Category Archives: SciFi

Book Review: Diving into the Wreck

Diving into the Wreck

Diving into the Wreck, by Kristine Kathryn Rusch

Set in the distant future, Boss is a professional wreck diver, who salvages valuables from abandoned spacecrafts. When she comes across a mysterious and ancient ship, her curiosity is overwhelming. But an unknown danger waits inside. The ancient ship contains stealth technology that has yet to be perfected. Years ago, Boss lost her mother to similar technology. After the death of several comrades, Boss is faced with the moral dilemma of whether or not to leave the stealth technology in the hands of the military, potentially endangering countless more lives.

Written in first person narrative, readers experience everything from Boss’ point of view. Boss is a recluse, never fully trusting anyone. And we are shown the reason why during flashbacks of Boss’ past. The story focuses more on the plot and events, rather than character development. But what it lacks in character depth, Rusch makes up for in creating suspense and making readers think. I also give praise to Rusch as well for not overdoing the details for stealth technology. Enough information is given to make imaginations flare, but not enough to burden the story.

I have read several of Rusch’s media tie-in novels, but this is the first original novel of hers that I have read. I now consider myself a fan. Full of adventure, danger, intrigue, and futuristic tech, this is what scifi readers, like me, crave. Science fiction fans should definitely check out this latest release by Rusch.

Book Review: The 4400: Promises Broken

The 4400: Promises Broken

The 4400: Promises Broken, by David Mack

Following the events in The 4400: Welcome to Promise City, tension is escalating between the US government and Jordan Collier promicin-positive followers. And the 4400’s greatest foe, the Marked, have devised a plan to wipe out the p-positive, but countless innocents will die as well.

David Mack and Pocket Books have finally given fans of the show the resolution we have been waiting for, since its untimely cancellation. The characters have changed and developed, but not beyond reason. And suspenseful as ever, this latest installment has Agents Baldwin and Skouris making the most difficult decisions of their lives. They must choose sides and risk everything. And, ultimately, Kyle’s prediction of the fate of the world lying with Tom Baldwin comes to a head.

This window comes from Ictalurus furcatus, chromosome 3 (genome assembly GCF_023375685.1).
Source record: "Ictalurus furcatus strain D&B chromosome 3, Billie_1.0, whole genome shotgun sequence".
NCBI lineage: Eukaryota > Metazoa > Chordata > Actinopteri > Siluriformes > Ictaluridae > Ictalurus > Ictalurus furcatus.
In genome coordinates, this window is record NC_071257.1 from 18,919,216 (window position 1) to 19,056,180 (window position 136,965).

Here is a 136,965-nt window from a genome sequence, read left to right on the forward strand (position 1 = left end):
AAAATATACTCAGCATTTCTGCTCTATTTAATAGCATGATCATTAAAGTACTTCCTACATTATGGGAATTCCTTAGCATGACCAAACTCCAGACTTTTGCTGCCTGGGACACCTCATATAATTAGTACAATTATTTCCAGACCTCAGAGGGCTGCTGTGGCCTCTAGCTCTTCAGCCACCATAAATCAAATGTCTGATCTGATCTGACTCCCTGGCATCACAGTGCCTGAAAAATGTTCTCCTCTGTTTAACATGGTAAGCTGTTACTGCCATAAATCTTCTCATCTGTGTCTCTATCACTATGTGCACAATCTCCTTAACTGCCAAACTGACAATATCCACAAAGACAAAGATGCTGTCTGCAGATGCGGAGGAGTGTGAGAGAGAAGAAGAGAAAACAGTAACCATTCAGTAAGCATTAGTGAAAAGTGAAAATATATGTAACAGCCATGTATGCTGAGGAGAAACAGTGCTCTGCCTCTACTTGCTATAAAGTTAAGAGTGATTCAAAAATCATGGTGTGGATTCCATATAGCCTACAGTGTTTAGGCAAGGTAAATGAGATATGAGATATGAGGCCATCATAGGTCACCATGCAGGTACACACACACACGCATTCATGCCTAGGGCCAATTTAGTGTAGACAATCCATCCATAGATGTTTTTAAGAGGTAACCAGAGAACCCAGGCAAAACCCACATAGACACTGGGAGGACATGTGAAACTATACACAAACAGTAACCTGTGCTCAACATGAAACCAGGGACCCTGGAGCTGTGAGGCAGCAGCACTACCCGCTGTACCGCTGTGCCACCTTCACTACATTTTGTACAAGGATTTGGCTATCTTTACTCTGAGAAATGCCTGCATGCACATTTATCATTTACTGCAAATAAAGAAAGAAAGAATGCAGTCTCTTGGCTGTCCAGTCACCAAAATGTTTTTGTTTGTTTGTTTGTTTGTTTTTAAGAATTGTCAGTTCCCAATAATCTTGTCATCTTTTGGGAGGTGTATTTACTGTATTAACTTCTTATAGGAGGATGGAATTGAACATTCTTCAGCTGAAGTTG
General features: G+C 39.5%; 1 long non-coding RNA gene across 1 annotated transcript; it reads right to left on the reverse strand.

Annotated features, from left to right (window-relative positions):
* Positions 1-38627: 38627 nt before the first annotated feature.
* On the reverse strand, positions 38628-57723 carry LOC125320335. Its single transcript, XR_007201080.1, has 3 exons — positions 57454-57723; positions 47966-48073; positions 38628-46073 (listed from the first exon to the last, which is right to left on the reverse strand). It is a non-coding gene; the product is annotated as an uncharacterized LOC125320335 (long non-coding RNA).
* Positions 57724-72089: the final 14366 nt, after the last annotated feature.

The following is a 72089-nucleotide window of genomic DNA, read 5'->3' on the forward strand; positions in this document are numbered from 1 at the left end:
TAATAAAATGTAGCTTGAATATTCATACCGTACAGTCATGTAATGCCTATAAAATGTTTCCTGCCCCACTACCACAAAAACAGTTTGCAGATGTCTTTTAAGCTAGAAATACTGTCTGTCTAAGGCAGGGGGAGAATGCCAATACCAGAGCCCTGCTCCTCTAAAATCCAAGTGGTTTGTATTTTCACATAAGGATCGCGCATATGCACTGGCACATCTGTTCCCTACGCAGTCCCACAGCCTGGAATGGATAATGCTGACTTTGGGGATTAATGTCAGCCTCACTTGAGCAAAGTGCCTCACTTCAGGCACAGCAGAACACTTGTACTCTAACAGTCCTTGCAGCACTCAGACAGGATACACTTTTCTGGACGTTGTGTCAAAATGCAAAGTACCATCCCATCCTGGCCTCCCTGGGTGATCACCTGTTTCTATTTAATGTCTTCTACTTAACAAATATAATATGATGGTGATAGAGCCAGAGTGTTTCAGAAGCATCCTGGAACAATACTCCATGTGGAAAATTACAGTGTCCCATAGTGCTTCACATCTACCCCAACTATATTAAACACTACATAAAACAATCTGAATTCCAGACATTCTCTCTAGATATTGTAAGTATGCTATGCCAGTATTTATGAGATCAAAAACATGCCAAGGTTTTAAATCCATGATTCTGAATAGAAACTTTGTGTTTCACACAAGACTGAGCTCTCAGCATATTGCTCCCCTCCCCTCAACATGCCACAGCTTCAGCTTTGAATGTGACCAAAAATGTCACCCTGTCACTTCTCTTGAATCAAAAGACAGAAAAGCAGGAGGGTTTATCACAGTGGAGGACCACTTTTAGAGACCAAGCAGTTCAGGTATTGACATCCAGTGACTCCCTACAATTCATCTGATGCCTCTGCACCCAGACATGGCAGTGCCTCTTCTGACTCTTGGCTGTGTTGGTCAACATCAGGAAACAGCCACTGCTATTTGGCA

With all of the characters we’ve come to know and love, Mack has skillfully rendered each with believability and soul. The story is gripping and fast-paced, with a climatic ending that no 4400 fan should miss. And while there is a satisfying ending to the overall story arc, there is plenty left open for future accounts and other avenues to explore. This was a fantastic conclusion to an incredible series. And I, for one, would love to see it continue on in further novels, particularly if the same authors return.

Book Review: Star Trek: Voyager: Unworthy

Voyager Unworthy

Star Trek: Voyager: Unworthy, by Kirsten Beyer

When Seven has a mental breakdown after hearing about the death of her beloved aunt, Chakotay resigns his commission to take care of her. He decides to take her back to Voyager to join a fleet heading back to the Delta quadrant, searching for answers to the recent Borg assimilation by the Caeliar. Shortly after arriving, the fleet comes across a cooperative of races that idolize the Borg. To make matters worse, there seems to be a saboteur on board, with an unknown agenda.

Besides Chakotay and Seven, several other original Voyager characters return. Tom Paris, Harry Kim, and the Doctor have joined the fleet. And B’Elanna Torres and her daughter have planned a rendezvous with Paris that goes awry. Following the aftermath of the Borg invasion and Janeway’s death, spirits are low. But when the remaining former crew members meet up again, it soon begins to feel like old times. Though, there were quite a few new characters, of which I sometimes lost track.